To get an impression of this effect I took an (old!) classical guitar and measured the sound level at a distance of 1 meter from the bridge as a function of the height of the saddle above the soundboard. The image Sound level as a function of the height of the saddle shows trend lines to give an impression of this effect for the E-low, D- and E-high strings. The trend of an increasing output for higher saddle heights is obvious (as to be expected) but small. Now, if you increase the saddle height of your own guitar for all strings with e.g 10 to 20 mm you have a good chance the bridge will tear away from the top or the saddle will break away from the bridge. Clearly because the design has strived for an optimum bridge for a given height of the saddle. So the best way to come to a "balanced" decision on the saddle height is to optimize the bridge first (see the next paragraph) and then look for a saddle as high as possible within the applicable mechanical constraints.
Image: Sound level as a function of the height of the saddle
The middle part of the bridge
If you want to optimize the design of the bridge (middle section) the following points should be taken into account:
- The weight of the bridge and therefore the cross section area of the middle part of the bridge has to be minimized
- The height of the saddle has a maximum at the position of the G and D string and a minimum for the high and low E strings (2.5 and 0.5 mm less)
- The stiffness of the bridge has to be much higher than the stiffness of the top, parallel as well as perpendicular to the grain of the top
- The compensation of the saddle as described above, asks for an extra width of the saddle block of ~ 2 mm
- Any slippage of the string over the top of the saddle should be avoided. In that respect we will look for an increased (min. 30°) angle at which the string leaves the saddle top and for an extended contact at the top of the saddle.
The length of the middle part is based on the distance between the strings. For a classical guitar that distance varies between 40 to 45 mm at the 0-fret position and increases to about 57 mm above the bridge. The choice of these numbers has to be based on the playability of the guitar for the future owner. For the EB-guitars these numbers are 44 and 56 mm.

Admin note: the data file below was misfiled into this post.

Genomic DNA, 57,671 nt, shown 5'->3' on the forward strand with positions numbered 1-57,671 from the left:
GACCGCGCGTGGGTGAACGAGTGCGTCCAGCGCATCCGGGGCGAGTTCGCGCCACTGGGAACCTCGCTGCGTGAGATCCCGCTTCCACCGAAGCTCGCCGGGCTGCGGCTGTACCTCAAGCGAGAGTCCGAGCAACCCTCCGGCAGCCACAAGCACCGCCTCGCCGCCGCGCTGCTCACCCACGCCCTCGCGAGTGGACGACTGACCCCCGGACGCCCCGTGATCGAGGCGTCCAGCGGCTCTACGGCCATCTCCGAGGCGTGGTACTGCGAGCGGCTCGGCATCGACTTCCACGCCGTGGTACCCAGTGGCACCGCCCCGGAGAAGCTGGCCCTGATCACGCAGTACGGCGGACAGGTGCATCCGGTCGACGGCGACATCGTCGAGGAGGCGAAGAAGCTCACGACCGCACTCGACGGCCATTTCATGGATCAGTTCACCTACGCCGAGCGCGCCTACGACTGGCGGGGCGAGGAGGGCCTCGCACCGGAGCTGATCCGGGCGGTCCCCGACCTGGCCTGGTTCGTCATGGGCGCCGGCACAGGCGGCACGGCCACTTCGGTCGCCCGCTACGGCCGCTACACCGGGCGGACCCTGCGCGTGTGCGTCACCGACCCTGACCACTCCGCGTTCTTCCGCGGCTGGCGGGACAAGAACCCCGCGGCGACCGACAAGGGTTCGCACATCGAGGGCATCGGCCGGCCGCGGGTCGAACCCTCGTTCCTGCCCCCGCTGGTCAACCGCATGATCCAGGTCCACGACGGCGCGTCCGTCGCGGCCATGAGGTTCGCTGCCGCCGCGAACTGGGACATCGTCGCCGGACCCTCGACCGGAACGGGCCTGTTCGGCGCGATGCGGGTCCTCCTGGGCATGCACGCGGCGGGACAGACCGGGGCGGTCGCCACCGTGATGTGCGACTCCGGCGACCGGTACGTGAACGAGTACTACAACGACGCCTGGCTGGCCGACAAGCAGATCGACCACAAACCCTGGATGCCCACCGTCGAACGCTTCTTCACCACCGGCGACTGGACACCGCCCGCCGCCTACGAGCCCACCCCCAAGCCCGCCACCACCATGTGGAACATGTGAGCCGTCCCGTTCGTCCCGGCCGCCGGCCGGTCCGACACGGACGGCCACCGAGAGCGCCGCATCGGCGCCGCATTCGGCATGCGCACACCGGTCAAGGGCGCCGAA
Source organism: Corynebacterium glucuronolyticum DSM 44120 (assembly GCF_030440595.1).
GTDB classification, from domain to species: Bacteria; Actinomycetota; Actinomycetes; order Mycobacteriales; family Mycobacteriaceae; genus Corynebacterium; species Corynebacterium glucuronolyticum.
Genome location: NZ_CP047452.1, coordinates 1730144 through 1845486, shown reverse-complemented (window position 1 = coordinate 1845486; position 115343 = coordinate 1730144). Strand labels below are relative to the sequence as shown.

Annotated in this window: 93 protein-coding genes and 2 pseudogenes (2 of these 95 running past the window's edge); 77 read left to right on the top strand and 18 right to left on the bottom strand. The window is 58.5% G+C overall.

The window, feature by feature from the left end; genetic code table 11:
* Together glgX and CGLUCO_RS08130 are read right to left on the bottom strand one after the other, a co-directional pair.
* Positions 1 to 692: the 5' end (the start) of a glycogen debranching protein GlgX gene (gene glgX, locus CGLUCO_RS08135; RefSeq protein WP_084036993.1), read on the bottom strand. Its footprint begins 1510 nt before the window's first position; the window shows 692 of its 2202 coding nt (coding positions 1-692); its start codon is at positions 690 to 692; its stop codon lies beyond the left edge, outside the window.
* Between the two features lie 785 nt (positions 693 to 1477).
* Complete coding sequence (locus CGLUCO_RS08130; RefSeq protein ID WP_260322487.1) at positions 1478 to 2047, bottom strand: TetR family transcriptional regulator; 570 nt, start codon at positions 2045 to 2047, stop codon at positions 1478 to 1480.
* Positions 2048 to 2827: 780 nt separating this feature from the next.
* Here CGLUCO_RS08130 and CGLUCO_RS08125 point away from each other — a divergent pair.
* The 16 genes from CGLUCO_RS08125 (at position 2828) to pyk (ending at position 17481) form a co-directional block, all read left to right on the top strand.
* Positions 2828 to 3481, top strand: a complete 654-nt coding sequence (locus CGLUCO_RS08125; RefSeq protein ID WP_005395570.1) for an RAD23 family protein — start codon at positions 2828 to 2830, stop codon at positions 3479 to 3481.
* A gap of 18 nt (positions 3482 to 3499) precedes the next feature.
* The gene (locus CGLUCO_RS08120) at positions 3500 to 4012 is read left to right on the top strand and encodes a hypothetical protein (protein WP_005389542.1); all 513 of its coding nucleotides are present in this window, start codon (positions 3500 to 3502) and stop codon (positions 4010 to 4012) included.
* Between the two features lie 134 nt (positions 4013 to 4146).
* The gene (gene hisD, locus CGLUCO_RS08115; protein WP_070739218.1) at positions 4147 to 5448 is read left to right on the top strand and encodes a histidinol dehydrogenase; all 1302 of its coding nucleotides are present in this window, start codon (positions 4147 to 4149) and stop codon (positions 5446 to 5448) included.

To avoid a weak saddle to bridge connection the total length of the middle section has to be at least 20 mm more (than the distance between the E-strings), so a length of ~ 75 mm is advised. The width of the bridge for the EB-guitars is 15 mm for the saddle block and 10 mm for the tie block, resulting in a total width of 25 mm. The outcome is a relatively small bridge with a high saddle, preferably as high as the strength of the saddle-bridge combination allows.
The image below shows a profile of a bridge as is used in current classical guitars and a second one in which is strived for a minimum cross section within the constraints mentioned above.
Image: Cross sections of the middle part of the bridge
The cross section of this middle part is decreased from ~1000 mm2 (usual lay out) to ~600 mm2 for the optimized cross section.
The pulling force of the strings has to be guided to the guitar body. That is the main reason that a bridge has to have "wings". If you have some experience in repairing old guitars, you know that a rather usual failure is formed by cracks in the top, just at the end of the wings. The shorter the wings the more risk you run in this aspect. In practice most classical guitars have a total length of 18.5 - 19.0 cm. In order to decrease the possibility on cracks in the top at the end of the wings it is advised to taper the thickness at the end of the wings (last cm) to the same thickness the top has at that place or less.
If you build a guitar with an arched top the bridge has also a function in retaining the desired arch. This can only be achieved when the stiffness of the bridge is clearly larger than the stiffness of the top (perpendicular to the longitudinal axis), which in itself is in contradiction to the desired homogeneous flexibility of the top. Therefore the mass added by the bridge has to be compensated by thinning locally the thickness of the top.